Monday, October 14, 2013

The Furies

"The present-day anti-government radicals in Congress, and the Americans who voted them into office, are in the minority, but they are a permanent minority that periodically disrupts or commandeers a branch or two of the federal government, not to mention the nation’s statehouses. Their brethren have been around for much of our history in one party or another, and with a constant anti-­democratic aim: to thwart the legitimacy of a duly elected leader they abhor, from Lincoln to FDR to Clinton to Obama, and to resist any laws with which they disagree." So writes Frank Rich today in "The Furies Never End," in New York Magazine (
Rich rightly recognizes the deep anti-federal, anti-democratic roots of our present problem. It reminds me of a grad school classmate in the early 1970s who wondered about political theory in a society that hates politics. It reminds me too of the comment someone made at the time of the second Iraq war, wondering how Iraq could be effectively reconstructed when the occupying power itself was run by folks who themselves had little love for government.
It would be nice to believe that the anti-federal, anti-democratic dynamic in American society had surrendered once and for all at Appomattox, but almost a century and a half after its defeat on the battlefield it still never quite goes away. And, although America has suffered the most from libertarian and social-contractarian ideology, the debate is at the core of what has rendered so much of modern political and social life so problematic.
Aristotle famously called the one who first founded a polis "the greatest of benefactors," for while human beings, "when perfected," are "the best of animals." if "isolated from law and justice" they are "the worst of all" (Politics, I, ii). In the Catholic tradition, Saint Thomas Aquinas (Summa Theologica, I-II, q. 72, art. 4) adopted Aristotle's reasoning and considered human beings naturally political: "homo est naturaliter animal politicum et sociale, ut probatur in I Polit. (cap.2)."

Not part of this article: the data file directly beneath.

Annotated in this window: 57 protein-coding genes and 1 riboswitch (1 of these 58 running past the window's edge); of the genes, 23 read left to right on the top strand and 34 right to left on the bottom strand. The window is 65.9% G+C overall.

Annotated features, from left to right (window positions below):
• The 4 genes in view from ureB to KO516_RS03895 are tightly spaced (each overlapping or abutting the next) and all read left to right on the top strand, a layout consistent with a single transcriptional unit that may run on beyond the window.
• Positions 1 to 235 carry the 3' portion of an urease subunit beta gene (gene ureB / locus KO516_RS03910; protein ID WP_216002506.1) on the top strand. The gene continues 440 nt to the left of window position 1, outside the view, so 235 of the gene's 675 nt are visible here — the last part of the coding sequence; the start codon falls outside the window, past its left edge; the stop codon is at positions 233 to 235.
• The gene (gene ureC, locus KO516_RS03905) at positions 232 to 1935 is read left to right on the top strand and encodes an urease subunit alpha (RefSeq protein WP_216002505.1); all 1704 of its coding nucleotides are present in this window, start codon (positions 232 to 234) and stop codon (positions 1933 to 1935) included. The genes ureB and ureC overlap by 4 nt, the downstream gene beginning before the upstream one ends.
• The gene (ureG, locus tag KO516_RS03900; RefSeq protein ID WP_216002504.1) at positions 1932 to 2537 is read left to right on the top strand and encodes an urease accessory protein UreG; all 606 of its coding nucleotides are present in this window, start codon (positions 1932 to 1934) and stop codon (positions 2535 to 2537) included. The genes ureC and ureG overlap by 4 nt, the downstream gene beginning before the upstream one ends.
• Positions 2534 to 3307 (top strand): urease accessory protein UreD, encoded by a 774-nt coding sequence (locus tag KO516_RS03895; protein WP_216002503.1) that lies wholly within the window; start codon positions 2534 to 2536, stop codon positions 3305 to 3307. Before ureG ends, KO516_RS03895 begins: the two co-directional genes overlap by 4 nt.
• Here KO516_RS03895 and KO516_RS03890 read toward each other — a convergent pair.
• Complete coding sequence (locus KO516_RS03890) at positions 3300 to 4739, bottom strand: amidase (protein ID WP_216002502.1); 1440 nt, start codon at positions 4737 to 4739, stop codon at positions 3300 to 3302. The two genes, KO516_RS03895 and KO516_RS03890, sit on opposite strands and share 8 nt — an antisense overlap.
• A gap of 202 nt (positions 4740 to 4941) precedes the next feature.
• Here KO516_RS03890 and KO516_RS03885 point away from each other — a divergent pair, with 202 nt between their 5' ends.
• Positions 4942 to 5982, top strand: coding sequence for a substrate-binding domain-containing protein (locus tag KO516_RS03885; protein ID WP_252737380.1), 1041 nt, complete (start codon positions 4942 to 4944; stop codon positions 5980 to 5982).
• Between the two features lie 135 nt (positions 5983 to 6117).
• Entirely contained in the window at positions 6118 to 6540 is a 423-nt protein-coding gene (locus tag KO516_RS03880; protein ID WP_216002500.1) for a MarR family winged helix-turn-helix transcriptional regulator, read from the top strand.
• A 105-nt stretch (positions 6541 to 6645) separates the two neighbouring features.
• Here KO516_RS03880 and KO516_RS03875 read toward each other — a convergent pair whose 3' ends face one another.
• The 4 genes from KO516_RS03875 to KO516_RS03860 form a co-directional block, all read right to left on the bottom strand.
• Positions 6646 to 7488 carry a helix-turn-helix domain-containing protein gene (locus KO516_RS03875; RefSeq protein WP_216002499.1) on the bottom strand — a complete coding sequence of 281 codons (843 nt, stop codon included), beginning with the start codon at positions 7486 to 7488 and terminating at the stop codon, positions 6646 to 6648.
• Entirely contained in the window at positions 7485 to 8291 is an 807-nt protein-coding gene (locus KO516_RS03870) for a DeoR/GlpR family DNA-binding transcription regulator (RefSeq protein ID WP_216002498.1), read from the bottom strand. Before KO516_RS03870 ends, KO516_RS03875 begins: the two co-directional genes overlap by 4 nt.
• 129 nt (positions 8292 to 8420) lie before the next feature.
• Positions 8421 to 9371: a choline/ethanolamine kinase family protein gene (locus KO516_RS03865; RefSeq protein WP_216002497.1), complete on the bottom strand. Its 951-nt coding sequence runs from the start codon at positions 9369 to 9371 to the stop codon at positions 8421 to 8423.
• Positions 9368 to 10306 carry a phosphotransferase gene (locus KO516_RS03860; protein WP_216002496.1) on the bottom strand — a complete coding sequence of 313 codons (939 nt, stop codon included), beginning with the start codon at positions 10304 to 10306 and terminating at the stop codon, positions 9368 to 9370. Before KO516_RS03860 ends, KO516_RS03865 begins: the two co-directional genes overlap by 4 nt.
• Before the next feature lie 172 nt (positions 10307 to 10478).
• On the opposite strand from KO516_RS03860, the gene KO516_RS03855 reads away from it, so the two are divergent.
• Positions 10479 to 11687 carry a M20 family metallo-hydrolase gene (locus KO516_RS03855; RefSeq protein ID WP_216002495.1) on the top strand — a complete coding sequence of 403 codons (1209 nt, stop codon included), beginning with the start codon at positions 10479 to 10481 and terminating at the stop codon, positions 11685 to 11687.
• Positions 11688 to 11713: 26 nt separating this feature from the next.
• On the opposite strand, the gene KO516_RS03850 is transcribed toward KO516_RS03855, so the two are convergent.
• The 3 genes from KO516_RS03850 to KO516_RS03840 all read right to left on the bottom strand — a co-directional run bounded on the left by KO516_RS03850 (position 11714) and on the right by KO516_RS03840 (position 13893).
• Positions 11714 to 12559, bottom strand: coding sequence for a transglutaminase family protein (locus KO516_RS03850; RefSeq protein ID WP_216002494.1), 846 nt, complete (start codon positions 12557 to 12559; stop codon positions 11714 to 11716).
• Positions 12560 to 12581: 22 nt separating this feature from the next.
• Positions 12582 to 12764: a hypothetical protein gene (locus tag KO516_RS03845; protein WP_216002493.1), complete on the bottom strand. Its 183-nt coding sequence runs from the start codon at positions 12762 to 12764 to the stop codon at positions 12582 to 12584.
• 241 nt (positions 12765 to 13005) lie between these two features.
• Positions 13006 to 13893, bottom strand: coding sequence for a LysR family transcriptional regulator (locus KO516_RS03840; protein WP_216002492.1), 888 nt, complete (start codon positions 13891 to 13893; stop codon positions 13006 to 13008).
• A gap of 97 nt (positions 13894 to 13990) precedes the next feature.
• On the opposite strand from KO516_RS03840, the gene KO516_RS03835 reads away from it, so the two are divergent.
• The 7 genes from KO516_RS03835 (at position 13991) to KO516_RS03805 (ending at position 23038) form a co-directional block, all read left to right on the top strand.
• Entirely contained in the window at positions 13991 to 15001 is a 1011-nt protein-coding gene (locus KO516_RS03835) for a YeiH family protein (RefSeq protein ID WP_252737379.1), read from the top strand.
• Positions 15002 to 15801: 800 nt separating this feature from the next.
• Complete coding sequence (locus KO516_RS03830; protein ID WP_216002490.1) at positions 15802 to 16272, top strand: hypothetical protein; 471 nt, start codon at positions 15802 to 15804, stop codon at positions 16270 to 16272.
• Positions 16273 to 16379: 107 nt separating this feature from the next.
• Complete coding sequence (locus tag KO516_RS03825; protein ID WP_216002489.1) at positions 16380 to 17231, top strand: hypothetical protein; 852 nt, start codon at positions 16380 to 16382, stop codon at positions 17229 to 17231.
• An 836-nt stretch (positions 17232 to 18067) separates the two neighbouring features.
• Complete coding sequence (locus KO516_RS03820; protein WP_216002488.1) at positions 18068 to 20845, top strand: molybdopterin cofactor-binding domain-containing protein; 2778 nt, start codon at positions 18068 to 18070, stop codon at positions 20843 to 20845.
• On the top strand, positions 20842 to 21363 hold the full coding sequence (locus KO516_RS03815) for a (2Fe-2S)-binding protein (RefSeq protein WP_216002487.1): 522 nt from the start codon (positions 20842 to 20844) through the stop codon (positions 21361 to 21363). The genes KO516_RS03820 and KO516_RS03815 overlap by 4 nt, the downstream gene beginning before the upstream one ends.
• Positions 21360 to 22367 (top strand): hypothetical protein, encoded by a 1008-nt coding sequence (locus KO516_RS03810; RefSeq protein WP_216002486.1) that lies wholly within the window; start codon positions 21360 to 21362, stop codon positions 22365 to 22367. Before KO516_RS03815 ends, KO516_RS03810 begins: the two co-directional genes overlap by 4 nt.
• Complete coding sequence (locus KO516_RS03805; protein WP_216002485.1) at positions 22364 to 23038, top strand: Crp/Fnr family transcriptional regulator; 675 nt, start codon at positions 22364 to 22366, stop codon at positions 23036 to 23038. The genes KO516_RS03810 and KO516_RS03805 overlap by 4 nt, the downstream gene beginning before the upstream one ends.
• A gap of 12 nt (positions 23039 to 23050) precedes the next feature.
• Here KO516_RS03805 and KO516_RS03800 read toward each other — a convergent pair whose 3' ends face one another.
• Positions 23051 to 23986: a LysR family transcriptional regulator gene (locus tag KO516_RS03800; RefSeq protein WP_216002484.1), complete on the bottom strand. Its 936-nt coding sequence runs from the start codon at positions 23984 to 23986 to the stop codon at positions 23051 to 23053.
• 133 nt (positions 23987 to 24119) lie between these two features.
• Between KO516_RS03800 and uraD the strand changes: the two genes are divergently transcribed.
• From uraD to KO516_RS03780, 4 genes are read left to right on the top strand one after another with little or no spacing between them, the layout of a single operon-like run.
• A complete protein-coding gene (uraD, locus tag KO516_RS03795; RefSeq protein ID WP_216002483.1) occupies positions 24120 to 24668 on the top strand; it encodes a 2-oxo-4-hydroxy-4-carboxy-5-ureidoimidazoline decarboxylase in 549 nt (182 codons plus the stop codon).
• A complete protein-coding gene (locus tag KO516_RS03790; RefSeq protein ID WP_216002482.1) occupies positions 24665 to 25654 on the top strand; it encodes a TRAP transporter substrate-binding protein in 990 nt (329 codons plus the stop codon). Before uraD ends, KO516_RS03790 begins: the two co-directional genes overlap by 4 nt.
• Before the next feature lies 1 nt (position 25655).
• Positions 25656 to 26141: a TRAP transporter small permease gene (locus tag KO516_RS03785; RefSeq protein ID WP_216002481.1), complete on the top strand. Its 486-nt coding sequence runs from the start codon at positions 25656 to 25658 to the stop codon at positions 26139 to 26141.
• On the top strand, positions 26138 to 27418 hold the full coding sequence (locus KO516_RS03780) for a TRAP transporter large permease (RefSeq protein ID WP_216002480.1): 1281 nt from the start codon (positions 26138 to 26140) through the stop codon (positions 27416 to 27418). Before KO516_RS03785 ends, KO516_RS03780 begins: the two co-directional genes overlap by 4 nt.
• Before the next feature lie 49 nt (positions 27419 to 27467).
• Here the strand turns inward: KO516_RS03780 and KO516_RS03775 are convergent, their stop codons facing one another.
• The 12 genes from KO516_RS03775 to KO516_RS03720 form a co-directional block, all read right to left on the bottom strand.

But, at the outset of the modern era, others posited a primordial pre-political state of nature,  a notion which has ever since served implicitly to undermine the legitimacy of serious social and political commitments. Rousseau, for example, answered Aristotle with an alternative, totally pejorative account of the origin of civilization (Discourse on the Origin  and Basis of Inequality Among Men, 1755). Some years later, he published his own alternative utopian society (On the Social Contract, 1762), with lots of classical resonances, but with the unmistakably modern premise, as stated in the opening chapter, that human beings were born free but are everywhere in chains. Rousseau was willing to recognize the family as natural - "the most ancient of all societies, and the only natural one" - but only during the time children remain dependent on their parents, after which "all return equally to independence." The social order Rousseau ended up espousing has seemed to many in fact to foreshadow modern totalitarianism. To those who might share Rousseau's initial libertarian premises, that just confirms their negative assumptions about government's inevitable trajectory. To those with a more traditional (e.g., Aristotelian) appreciation of government, such a government's totalitarian trajectory more likely confirms the moral fallacy of modernity's initial premises.
In a sense, such academic discourse seems far away from the less evidently intellectual posturing of contemporary anti-government activism. Yet it remains important to recognize that this apparently uniquely American conflict about the legitimacy of our national, democratic, constitutional government has deep roots in the modern world's weakening of all natural social and political bonds among people.
Thus, for example, on TV recently, I watched someone argue against the Affordable Care Act's "individual mandate" on the grounds that healthy, younger people were being compelled to purchase insurance not to support health care for themselves when they will eventually need it but health care for others in the present. Imagine that! One could not ask for a more explicit expression of the anti-communitarian premises which are at the root of the anti-government tendency in American politics - and which are so sadly on display in the current political impasse in Washington.

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